My husband and I had the opportunity to have a little "us" time yesterday and decided to see the movie Lincoln at the local cinema. We had heard so much about the film - as I'm sure all of you have, too, and were looking forward to seeing it. I read some of the information about reactions to the film, and was aware that it centered around the former President's efforts to abolish slavery. I was prepared for a stellar performance by Daniel Day Lewis and looked forward to seeing one of my all time favorite actesses (Sally Field) in action. I have always been fascinated by our First Ladies. Where our Presidents have had the ability to decide whether or not to run for office, it is their election that catapults their wives into the public eye whether they are ready for it or not. I have read several books about the stories of these women - in particular, Hillary Clinton, Nancy Reagan, Lady Bird Johnson, Jacqueline Kennedy, and of course Mary Todd Lincoln. Truth be known, I was more interested in seeing her role in this movie than his.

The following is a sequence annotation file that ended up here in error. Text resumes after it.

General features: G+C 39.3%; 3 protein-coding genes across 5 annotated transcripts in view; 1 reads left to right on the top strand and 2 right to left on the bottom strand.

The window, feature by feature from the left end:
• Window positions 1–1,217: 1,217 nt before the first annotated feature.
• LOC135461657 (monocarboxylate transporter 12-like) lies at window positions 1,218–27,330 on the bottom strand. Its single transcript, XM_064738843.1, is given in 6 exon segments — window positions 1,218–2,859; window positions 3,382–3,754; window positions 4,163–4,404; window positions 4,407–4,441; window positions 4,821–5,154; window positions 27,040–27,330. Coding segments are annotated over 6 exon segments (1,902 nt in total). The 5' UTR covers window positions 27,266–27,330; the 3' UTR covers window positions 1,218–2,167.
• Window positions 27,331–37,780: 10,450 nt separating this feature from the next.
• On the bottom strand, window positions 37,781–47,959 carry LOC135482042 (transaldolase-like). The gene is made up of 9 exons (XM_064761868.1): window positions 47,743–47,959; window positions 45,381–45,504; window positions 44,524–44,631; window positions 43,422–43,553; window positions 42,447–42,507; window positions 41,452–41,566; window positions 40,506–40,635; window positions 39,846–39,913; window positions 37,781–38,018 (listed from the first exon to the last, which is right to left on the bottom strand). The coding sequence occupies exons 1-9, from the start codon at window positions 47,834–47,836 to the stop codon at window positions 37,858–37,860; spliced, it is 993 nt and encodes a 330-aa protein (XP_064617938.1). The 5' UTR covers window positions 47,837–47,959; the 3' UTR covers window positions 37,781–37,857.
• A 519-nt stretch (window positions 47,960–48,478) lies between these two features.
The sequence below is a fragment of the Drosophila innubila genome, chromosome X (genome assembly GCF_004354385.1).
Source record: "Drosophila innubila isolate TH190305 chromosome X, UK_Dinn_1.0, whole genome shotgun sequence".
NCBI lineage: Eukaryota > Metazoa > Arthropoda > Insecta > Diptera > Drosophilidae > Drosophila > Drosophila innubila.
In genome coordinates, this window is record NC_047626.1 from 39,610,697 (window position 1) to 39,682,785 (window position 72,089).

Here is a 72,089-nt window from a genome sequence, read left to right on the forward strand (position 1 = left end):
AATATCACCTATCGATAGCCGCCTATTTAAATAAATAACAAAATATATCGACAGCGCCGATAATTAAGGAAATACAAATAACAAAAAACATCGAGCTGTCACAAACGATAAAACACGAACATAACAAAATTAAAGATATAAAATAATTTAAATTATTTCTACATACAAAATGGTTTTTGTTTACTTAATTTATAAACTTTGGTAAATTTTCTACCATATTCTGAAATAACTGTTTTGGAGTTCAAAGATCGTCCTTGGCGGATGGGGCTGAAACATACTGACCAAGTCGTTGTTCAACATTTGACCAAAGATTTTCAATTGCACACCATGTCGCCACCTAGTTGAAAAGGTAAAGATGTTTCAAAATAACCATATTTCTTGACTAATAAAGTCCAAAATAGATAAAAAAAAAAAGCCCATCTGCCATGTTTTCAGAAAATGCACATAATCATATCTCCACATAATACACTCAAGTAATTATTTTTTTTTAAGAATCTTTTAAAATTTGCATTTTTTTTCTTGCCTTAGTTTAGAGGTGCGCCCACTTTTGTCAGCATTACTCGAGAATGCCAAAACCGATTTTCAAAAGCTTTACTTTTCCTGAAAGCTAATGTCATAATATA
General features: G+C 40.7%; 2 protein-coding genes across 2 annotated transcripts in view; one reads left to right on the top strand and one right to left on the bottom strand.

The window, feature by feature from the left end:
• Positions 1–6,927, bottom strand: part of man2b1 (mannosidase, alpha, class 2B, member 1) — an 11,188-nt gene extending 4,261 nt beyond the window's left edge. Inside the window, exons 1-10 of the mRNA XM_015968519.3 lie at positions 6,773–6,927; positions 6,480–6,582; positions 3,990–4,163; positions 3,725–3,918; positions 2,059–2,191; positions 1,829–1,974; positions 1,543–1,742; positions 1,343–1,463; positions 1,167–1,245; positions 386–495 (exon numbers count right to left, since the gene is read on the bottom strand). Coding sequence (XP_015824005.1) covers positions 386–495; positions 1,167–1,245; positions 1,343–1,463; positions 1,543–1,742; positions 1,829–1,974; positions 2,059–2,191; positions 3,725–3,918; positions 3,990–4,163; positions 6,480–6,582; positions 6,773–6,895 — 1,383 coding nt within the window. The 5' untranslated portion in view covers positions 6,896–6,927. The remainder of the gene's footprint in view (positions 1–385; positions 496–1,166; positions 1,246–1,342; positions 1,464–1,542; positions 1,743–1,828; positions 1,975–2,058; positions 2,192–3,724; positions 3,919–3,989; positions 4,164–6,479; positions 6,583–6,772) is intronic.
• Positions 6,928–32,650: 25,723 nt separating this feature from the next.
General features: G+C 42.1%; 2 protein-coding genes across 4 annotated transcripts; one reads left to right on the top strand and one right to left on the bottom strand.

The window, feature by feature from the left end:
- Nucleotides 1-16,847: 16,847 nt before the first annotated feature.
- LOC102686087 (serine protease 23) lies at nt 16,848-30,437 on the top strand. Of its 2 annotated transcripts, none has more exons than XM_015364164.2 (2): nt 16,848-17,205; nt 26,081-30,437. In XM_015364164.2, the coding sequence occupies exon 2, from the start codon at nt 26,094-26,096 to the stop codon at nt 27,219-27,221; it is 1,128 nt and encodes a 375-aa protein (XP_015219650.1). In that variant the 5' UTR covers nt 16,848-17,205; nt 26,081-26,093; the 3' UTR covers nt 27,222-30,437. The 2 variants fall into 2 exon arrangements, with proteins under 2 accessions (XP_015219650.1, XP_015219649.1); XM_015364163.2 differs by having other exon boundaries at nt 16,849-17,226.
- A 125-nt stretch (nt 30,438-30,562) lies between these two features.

The movie, of course, was fantastic. It was a little drawn out on some of the political debating for my tastes, but my husband assures me it was very well written and very true to form for the men that were emphasized. We expected debates, and we got them. What I didn't expect... What completely took me off guard and hit me to the core, were the two scenes in which Mrs. Lincoln grieved over the loss of their son Willie.
William Wallace Lincoln died in February of 1862 at the age of 12 of an illness described as "most likely typhoid fever". The movie was set in January of 1865, making the Lincoln's three years bereaved at the time of the vote on the 13th Amendment. Almost exactly the amount of time that has passed since we lost Henry.